Share this story with your golfing friends Share on Facebook
Facebook
Tweet about this on Twitter
Twitter
Share on LinkedIn
Linkedin
Pin on Pinterest
Pinterest
Email this to someone
email

Well, I’ve enjoyed my first visit to the famed Bethpage Black, an awesome public golf course on Long Island, where keen golfers sleep in their cars overnight to have the chance of procuring an early tee time.  With a cranky back and advancing years I’m not sure I’d be flexible enough to manage that before attempting to negotiate a course that seriously challenges you mentally and physically no matter which tees you play off.

Bethpage. The Black is not for those short of balls.

Last week Bethpage Black hosted the 101st PGA Championship, the first time for a few decades that it wasn’t necessary to fight high August temperatures and threatening thunderstorms.  Hooray for the new date in May, even if it did mean wearing a few extra layers.  The players still had plenty of battles on their hands, the first being how to cope with a penal A W Tillinghast design that favours diagonal hazards (because it challenges the better players the most), angled elusive greens that repel golf balls as opposed to gathering them and brutal rough.  Throw in to the mix gusting winds and raucous New York sports fans and it becomes a mental test just to survive, never mind contend and ultimately triumph in a major championship.

That was the examination paper that the 156-man field faced and it was Brooks Koepka who dominated, then wobbled slightly with four consecutive bogeys late on Sunday before regaining his balance and clinching his fourth major in less than two years.  To say he was impressive would be an understatement and despite his final round lead shrinking from seven to one his immaculate play over the first 64 holes afforded him enough of a cushion to outlast the fast-finishing Dustin Johnson.

This is the swing of a man aiming for double digits in terms of major wins.  Brooks Koepka on the range.

Matt Wallace, a 29-year old Englishman, was the best of the European contingent, finishing joint third with Jordan Spieth and Patrick Cantlay.  He had thrust himself into the Ryder Cup conversation last year with three wins in very short order in 2018 but was overlooked in favour of players with more proven pedigree.  Well, he’s set about polishing up his credentials very nicely indeed.  He has already proved he has a winner’s mentality.  He won five consecutive events early in his career on the Alps Tour, then won on the Challenge Tour before graduating to the European Tour where he now has four victories.  Mind you, he missed a golden opportunity to add to that total a couple of weeks ago at the British Masters at the glorious Hillside golf course where he finished runner-up to Sweden’s Marcus Kinhult.  He seemed a little jumpy and fidgety that week but this was a much more polished performance on a grander stage.  Of course, it does help to have the vastly experienced Portrush man, Dave McNeilly, on the bag.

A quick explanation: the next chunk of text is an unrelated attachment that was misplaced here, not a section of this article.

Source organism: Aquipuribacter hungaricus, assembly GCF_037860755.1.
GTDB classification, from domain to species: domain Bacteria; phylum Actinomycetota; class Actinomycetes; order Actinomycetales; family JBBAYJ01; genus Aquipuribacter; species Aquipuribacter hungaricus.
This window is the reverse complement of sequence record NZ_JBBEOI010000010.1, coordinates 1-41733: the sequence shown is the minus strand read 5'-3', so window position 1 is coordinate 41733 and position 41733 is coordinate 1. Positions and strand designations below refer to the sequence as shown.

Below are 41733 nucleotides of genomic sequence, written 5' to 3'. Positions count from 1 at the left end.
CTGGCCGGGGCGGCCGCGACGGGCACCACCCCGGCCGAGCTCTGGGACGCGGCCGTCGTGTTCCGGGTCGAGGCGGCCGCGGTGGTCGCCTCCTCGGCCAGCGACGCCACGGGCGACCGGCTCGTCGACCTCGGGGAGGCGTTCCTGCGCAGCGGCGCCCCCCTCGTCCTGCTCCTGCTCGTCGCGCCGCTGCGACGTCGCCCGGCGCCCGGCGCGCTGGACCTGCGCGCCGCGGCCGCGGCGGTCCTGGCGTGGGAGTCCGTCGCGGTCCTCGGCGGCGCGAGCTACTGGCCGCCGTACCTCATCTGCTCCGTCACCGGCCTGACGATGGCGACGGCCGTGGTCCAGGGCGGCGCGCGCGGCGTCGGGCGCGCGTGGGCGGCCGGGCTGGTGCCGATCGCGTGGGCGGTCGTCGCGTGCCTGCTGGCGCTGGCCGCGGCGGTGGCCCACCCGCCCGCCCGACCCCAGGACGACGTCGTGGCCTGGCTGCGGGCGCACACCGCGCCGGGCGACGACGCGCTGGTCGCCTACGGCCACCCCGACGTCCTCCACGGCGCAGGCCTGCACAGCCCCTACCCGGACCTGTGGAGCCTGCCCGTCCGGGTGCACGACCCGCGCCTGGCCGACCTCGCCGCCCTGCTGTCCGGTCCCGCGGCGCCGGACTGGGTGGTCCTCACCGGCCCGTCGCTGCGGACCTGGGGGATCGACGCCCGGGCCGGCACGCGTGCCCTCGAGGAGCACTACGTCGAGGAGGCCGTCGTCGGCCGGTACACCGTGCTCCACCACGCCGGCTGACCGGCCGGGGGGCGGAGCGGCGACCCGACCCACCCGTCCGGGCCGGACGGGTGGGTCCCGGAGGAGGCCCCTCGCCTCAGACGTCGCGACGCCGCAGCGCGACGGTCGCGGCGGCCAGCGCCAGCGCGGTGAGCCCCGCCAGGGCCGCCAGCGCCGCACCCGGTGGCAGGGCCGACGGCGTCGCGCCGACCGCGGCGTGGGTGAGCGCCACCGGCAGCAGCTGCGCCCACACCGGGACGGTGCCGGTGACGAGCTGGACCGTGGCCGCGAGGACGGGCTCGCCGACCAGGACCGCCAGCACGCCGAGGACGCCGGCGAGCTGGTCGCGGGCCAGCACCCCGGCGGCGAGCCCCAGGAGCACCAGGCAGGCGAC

Fred Albers (left), one of my broadcasting colleagues, getting the lowdown from Dustin Johnson who now has runner-up finishes in each of the four majors.

Wallace couldn’t have played in front of two more different galleries in the last two weeks.  Firstly, the hugely supportive, knowlegeable and respectful golf fans at Hillside and then, well, then there’s the New York sports fan.  There never seems to be actual silence during any shot.  The best you can hope for is a low level buzzing but this can lead quickly to jeers and chanting if you produce a mediocre shot or look, as Koepka said, “as if you’re half-choking it away”.

They cheer madly for good shots no matter which quarter they come from but your eardrums are constantly at risk from random shouts bellowed out by individuals seemingly trained to develop enormous lung capacity.  This could get seriously out of hand at the Ryder Cup which is scheduled to be there in 2024.  I asked Matt was he ready to pencil his name on to the team sheet for 2024 knowing now what the atmosphere was likely to be.  His response?  “I looked in the mirror this morning and told myself I belonged out here.  I didn’t necessarily feel that at the start of the week, but now I do.  I want to be there.”

Don’t forget your earplugs.

The only other notable finishes from a European perspective came from two of Ireland’s best, Shane Lowry and Rory McIlroy, who finished in a tie for eighth spot with four other players on 1 over par.  Lowry opened with a lacklustre 75 but was 4 under for his final 54 holes, an effort bettered only by runner-up Dustin Johnson who was 5 under.  That was a heck of an effort and Lowry is bubbling with confidence again and the pep is back in his step.

McIlroy too can take a lot of pride in sticking in so well in the face of adversity.  I followed him the first two days and he was 7 over after 29 holes and well out of reach of making the cut.  At that time a top eight finish would have seemed unfathomable but a 69, 69 weekend was impressive.  Realising that his best stuff is oh-so-close he is choosing to be encouraged by that and keep his frustrations at bay as best he can – more evidence that this phenomenally talented player is continuing to mature.

Rory and the endless hours of practice that we don’t see.

And so the major caravan will roll in to Pebble Beach in a little over two weeks’ time when we will do it all again.  And after that…..Portrush!

 

Share this story with your golfing friends Share on Facebook
Facebook
Tweet about this on Twitter
Twitter
Share on LinkedIn
Linkedin
Pin on Pinterest
Pinterest
Email this to someone
email